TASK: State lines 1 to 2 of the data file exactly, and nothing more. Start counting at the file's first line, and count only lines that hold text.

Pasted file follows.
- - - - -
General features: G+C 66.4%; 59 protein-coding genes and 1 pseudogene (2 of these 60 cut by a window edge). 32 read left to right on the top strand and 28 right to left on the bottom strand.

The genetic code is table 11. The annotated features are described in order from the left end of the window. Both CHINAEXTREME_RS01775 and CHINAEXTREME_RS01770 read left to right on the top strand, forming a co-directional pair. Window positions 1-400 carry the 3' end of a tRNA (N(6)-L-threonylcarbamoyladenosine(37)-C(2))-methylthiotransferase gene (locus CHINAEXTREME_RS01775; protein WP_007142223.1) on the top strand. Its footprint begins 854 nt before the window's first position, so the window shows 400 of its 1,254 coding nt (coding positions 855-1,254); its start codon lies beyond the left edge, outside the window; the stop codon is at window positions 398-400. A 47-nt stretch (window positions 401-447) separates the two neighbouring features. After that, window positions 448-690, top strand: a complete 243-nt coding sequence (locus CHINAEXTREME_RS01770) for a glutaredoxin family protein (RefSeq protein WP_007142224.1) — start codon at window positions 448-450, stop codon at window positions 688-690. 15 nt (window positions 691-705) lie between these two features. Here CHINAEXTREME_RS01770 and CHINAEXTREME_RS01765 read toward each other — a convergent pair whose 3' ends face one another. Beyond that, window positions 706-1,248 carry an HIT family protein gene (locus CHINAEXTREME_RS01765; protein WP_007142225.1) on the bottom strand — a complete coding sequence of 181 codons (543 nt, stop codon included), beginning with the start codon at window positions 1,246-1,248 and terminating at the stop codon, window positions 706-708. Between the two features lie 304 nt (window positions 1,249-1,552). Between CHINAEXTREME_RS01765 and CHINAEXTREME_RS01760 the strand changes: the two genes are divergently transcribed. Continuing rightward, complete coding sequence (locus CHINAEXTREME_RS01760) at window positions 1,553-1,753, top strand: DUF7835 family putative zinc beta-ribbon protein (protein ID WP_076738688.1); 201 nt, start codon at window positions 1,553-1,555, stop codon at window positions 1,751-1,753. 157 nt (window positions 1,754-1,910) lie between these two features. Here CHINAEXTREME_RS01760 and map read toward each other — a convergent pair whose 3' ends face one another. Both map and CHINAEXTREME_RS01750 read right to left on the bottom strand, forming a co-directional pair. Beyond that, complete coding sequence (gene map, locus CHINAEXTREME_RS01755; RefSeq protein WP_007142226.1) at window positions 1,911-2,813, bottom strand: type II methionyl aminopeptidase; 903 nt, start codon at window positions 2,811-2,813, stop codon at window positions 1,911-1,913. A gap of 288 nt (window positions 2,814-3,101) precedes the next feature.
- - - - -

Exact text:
General features: G+C 66.4%; 59 protein-coding genes and 1 pseudogene (2 of these 60 cut by a window edge). 32 read left to right on the top strand and 28 right to left on the bottom strand.

The genetic code is table 11. The annotated features are described in order from the left end of the window. Both CHINAEXTREME_RS01775 and CHINAEXTREME_RS01770 read left to right on the top strand, forming a co-directional pair. Window positions 1-400 carry the 3' end of a tRNA (N(6)-L-threonylcarbamoyladenosine(37)-C(2))-methylthiotransferase gene (locus CHINAEXTREME_RS01775; protein WP_007142223.1) on the top strand. Its footprint begins 854 nt before the window's first position, so the window shows 400 of its 1,254 coding nt (coding positions 855-1,254); its start codon lies beyond the left edge, outside the window; the stop codon is at window positions 398-400. A 47-nt stretch (window positions 401-447) separates the two neighbouring features. After that, window positions 448-690, top strand: a complete 243-nt coding sequence (locus CHINAEXTREME_RS01770) for a glutaredoxin family protein (RefSeq protein WP_007142224.1) — start codon at window positions 448-450, stop codon at window positions 688-690. 15 nt (window positions 691-705) lie between these two features. Here CHINAEXTREME_RS01770 and CHINAEXTREME_RS01765 read toward each other — a convergent pair whose 3' ends face one another. Beyond that, window positions 706-1,248 carry an HIT family protein gene (locus CHINAEXTREME_RS01765; protein WP_007142225.1) on the bottom strand — a complete coding sequence of 181 codons (543 nt, stop codon included), beginning with the start codon at window positions 1,246-1,248 and terminating at the stop codon, window positions 706-708. Between the two features lie 304 nt (window positions 1,249-1,552). Between CHINAEXTREME_RS01765 and CHINAEXTREME_RS01760 the strand changes: the two genes are divergently transcribed. Continuing rightward, complete coding sequence (locus CHINAEXTREME_RS01760) at window positions 1,553-1,753, top strand: DUF7835 family putative zinc beta-ribbon protein (protein ID WP_076738688.1); 201 nt, start codon at window positions 1,553-1,555, stop codon at window positions 1,751-1,753. 157 nt (window positions 1,754-1,910) lie between these two features. Here CHINAEXTREME_RS01760 and map read toward each other — a convergent pair whose 3' ends face one another. Both map and CHINAEXTREME_RS01750 read right to left on the bottom strand, forming a co-directional pair. Beyond that, complete coding sequence (gene map, locus CHINAEXTREME_RS01755; RefSeq protein WP_007142226.1) at window positions 1,911-2,813, bottom strand: type II methionyl aminopeptidase; 903 nt, start codon at window positions 2,811-2,813, stop codon at window positions 1,911-1,913. A gap of 288 nt (window positions 2,814-3,101) precedes the next feature.